A Clinton campaign official told NBC News that it still has no evidence that its computers were specifically violated.
"However, what appears evident, is that Russian interests are trying to influence the outcome of the election," the official said.
Cyber experts told NBC News they believe Guccifer 2.0 is a Russian front, and also said the leaks show that Russia is seeking to influence the U.S. presidential campaign, perhaps with an eye toward helping Donald Trump.
"There has never before been a direct intervention in American politics by a foreign power that was this bold and went to these lengths," said Scott Borg, director of the U.S. Cyber Consequences Unit, an independent nonprofit that assesses the impact of cyber attacks.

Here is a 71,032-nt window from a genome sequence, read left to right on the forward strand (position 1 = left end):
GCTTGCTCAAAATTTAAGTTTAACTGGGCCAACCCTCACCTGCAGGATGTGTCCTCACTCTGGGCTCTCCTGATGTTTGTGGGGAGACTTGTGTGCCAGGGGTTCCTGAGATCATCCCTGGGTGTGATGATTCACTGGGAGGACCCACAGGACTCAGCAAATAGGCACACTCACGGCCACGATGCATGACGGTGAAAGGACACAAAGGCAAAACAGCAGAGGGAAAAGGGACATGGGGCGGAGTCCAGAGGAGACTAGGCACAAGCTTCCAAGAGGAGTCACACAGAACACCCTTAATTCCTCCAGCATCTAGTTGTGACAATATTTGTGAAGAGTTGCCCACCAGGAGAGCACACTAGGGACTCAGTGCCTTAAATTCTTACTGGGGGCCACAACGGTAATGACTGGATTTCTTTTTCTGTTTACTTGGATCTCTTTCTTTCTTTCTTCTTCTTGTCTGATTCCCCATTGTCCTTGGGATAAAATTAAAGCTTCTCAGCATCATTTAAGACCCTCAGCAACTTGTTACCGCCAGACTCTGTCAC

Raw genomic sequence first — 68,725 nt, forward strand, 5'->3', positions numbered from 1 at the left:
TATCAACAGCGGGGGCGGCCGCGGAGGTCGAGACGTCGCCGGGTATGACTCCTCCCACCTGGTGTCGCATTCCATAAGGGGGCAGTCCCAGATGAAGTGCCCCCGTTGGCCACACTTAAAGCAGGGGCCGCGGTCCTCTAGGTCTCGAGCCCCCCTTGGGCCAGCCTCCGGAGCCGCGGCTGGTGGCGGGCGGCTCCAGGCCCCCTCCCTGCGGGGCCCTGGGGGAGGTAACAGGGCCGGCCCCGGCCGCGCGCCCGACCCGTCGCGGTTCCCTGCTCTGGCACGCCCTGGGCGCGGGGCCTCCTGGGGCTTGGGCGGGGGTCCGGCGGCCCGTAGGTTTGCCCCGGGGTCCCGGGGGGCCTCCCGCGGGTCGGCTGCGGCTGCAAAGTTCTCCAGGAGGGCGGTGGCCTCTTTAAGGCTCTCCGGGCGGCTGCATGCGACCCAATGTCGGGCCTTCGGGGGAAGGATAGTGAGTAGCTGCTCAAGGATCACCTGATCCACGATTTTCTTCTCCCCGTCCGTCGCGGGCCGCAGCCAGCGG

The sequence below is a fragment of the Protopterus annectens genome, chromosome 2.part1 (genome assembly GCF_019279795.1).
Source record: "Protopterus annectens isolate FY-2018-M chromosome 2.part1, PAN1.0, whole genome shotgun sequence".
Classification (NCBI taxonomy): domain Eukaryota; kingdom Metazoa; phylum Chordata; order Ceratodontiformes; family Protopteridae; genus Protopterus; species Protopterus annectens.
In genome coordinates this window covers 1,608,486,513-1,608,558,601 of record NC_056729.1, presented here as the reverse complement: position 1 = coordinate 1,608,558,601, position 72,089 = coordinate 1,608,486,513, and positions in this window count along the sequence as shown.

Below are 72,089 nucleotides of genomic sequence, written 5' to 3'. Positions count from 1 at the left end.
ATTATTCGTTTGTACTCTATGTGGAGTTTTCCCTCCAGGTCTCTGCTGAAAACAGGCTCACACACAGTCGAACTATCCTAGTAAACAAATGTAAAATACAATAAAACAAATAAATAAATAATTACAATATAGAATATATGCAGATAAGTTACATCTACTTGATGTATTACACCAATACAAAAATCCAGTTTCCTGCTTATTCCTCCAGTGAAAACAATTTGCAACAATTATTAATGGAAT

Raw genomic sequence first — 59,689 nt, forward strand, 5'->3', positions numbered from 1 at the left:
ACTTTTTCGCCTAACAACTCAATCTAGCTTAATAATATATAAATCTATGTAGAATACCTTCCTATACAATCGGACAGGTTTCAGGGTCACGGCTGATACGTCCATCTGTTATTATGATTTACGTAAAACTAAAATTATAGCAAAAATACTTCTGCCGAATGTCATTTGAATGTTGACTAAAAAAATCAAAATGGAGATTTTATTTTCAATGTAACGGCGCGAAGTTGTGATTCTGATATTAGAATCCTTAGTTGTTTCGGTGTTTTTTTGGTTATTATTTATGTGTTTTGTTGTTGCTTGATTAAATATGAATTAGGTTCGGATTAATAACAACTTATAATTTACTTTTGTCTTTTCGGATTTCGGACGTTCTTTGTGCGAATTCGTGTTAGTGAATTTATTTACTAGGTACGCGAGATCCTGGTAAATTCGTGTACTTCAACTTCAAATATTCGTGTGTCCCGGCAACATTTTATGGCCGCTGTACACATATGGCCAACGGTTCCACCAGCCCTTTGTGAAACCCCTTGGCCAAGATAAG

But three U.S. officials told NBC News that the U.S. intelligence community hasn't determined that Russia is engaging in a wholesale attempt to interfere with the American election.
The cyber attack against the Clinton Foundation comes after Guccifer, a Romanian hacker who first exposed Clinton's private email address, said in May that he also gained access to the former Secretary of State's "completely unsecured" server. The hacker, Marcel Lehel Lazar, pleaded guilty in a U.S. court to related charges that same month.
It's not clear whether those Guccifer-related leaks were orchestrated by Russian intelligence agencies as a way of specifically inflicting damage on the Clinton campaign, the U.S. officials said.